The team have previously demonstrated that a photoactivatable therapeutic approach employing antibiotic-loaded, antibody-conjugated, polydopamine (PDA)-coated gold nanocages (AuNCs) could be used for the synergistic killing of bacterial cells within a biofilm. The approach was validated with a focus on Staphylococcus aureus using an antibody specific for staphylococcal protein A (Spa) and an antibiotic (daptomycin) active against Gram-positive cocci including methicillin-resistant S. aureus (MRSA). However, an important aspect of this approach is its potential therapeutic versatility.
In this report, the team evaluated this versatility by examining the efficacy of AuNC formulations generated with alternative antibodies and antibiotics targeting S. aureus and alternative combinations targeting the Gram-negative pathogen Pseudomonas aeruginosa.
Material & Methods Photothermal microscopy was performed as previously described, Briefly, a custom built platform based on an inverted Olympus IX73 using a 3-wavelength Wavelength Division Multiplexer was used to combine 488 nm, 532 nm from our (Laserglow Technologies) line and 635 nm laser beams into a single mode fibre. High resolution confocal fluorescence and PTM imaging were carried out simultaneously by steering laser beams using galvo-mirrors across the sample. Probe beam intensity was collected using 40× objective located above the sample and measured by amplified photodiode. PT signal was measured using a digital lock-in amplifier and recorded using custom software developed on the LabView platform. Conventional fluorescent imaging was carried out using a CCD camera DP80. PT and fluorescence images were merged and PT signal was quantified pixel-by-pixel using ImageJ software. Each AuNC sample was run in triplicate and 95% confidence intervals were obtained for labelling efficiency and signal intensity relative to a control of a sample of bacteria alone.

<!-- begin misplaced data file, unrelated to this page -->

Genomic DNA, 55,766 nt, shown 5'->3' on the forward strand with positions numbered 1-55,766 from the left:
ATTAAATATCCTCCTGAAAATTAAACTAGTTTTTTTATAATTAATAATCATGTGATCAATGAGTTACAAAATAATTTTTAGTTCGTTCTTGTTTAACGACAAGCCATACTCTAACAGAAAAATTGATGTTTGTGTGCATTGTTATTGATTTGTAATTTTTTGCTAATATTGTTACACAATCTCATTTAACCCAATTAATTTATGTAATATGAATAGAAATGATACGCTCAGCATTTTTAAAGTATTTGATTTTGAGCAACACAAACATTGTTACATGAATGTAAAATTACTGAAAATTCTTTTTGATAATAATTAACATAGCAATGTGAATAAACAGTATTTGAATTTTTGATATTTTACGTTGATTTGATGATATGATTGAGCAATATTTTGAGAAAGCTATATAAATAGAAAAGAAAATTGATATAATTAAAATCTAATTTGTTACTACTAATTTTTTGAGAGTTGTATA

Results & Conclusions The results confirmed that daptomycin-loaded AuNCs conjugated to antibodies targeting two different S. aureus lipoproteins (SACOL0486 and SACOL0688) also effectively kill MRSA in the context of a biofilm. However, the results also demonstrate that antibiotic choice is critical. Specifically, ceftaroline and vancomycin-loaded AuNCs conjugated to anti-Spa antibodies were found to exhibit reduced efficacy relative to daptomycin-loaded AuNCs conjugated to the same antibody. In contrast, gentamicin-loaded AuNCs conjugated to an antibody targeting a conserved outer membrane protein were highly effective against P. aeruginosa biofilms.
These results confirm the therapeutic versatility of the approach taken by the team. However, to the extent that its synergistic efficacy is dependent on the ability to achieve both a lethal photothermal effect and the thermally controlled release of a sufficient amount of antibiotic, they also demonstrate the importance of carefully designing appropriate antibody and antibiotic combinations to achieve the desired therapeutic synergy.
Full access to the materials and methodology, can be found by clicking here.
Details on the 473 nm NIR Laser used in the research can be found by clicking here.